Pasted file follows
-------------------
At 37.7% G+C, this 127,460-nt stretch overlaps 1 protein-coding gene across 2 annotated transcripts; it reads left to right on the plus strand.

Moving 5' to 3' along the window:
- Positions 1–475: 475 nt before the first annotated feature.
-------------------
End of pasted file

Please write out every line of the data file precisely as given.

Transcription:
At 37.7% G+C, this 127,460-nt stretch overlaps 1 protein-coding gene across 2 annotated transcripts; it reads left to right on the plus strand.

Moving 5' to 3' along the window:
- Positions 1–475: 475 nt before the first annotated feature.